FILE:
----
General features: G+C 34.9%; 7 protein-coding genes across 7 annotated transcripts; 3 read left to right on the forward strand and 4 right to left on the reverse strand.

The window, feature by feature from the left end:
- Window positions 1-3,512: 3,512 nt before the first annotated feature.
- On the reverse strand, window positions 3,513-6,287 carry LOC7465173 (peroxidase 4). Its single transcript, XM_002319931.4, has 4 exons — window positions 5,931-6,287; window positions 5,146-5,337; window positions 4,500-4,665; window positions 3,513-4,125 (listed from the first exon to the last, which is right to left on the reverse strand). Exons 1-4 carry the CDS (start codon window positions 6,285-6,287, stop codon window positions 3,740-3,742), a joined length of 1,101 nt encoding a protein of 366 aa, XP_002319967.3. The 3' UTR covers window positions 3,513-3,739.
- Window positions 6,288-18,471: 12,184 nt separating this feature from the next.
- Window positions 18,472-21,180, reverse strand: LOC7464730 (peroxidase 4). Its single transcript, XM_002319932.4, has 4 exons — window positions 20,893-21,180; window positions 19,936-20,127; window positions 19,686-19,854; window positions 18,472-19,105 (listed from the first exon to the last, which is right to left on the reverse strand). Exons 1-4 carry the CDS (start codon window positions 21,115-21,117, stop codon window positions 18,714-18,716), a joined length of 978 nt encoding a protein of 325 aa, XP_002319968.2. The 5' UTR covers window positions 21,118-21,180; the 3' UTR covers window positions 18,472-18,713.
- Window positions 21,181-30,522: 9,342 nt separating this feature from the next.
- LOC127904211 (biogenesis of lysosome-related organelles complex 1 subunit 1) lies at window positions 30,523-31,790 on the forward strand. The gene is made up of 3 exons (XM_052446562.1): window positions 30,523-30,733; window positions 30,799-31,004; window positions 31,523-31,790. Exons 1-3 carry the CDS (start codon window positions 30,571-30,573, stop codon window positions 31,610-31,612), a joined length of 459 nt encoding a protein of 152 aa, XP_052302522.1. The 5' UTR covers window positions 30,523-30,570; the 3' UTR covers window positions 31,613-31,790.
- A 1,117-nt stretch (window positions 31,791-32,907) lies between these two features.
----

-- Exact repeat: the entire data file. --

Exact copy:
General features: G+C 34.9%; 7 protein-coding genes across 7 annotated transcripts; 3 read left to right on the forward strand and 4 right to left on the reverse strand.

The window, feature by feature from the left end:
- Window positions 1-3,512: 3,512 nt before the first annotated feature.
- On the reverse strand, window positions 3,513-6,287 carry LOC7465173 (peroxidase 4). Its single transcript, XM_002319931.4, has 4 exons — window positions 5,931-6,287; window positions 5,146-5,337; window positions 4,500-4,665; window positions 3,513-4,125 (listed from the first exon to the last, which is right to left on the reverse strand). Exons 1-4 carry the CDS (start codon window positions 6,285-6,287, stop codon window positions 3,740-3,742), a joined length of 1,101 nt encoding a protein of 366 aa, XP_002319967.3. The 3' UTR covers window positions 3,513-3,739.
- Window positions 6,288-18,471: 12,184 nt separating this feature from the next.
- Window positions 18,472-21,180, reverse strand: LOC7464730 (peroxidase 4). Its single transcript, XM_002319932.4, has 4 exons — window positions 20,893-21,180; window positions 19,936-20,127; window positions 19,686-19,854; window positions 18,472-19,105 (listed from the first exon to the last, which is right to left on the reverse strand). Exons 1-4 carry the CDS (start codon window positions 21,115-21,117, stop codon window positions 18,714-18,716), a joined length of 978 nt encoding a protein of 325 aa, XP_002319968.2. The 5' UTR covers window positions 21,118-21,180; the 3' UTR covers window positions 18,472-18,713.
- Window positions 21,181-30,522: 9,342 nt separating this feature from the next.
- LOC127904211 (biogenesis of lysosome-related organelles complex 1 subunit 1) lies at window positions 30,523-31,790 on the forward strand. The gene is made up of 3 exons (XM_052446562.1): window positions 30,523-30,733; window positions 30,799-31,004; window positions 31,523-31,790. Exons 1-3 carry the CDS (start codon window positions 30,571-30,573, stop codon window positions 31,610-31,612), a joined length of 459 nt encoding a protein of 152 aa, XP_052302522.1. The 5' UTR covers window positions 30,523-30,570; the 3' UTR covers window positions 31,613-31,790.
- A 1,117-nt stretch (window positions 31,791-32,907) lies between these two features.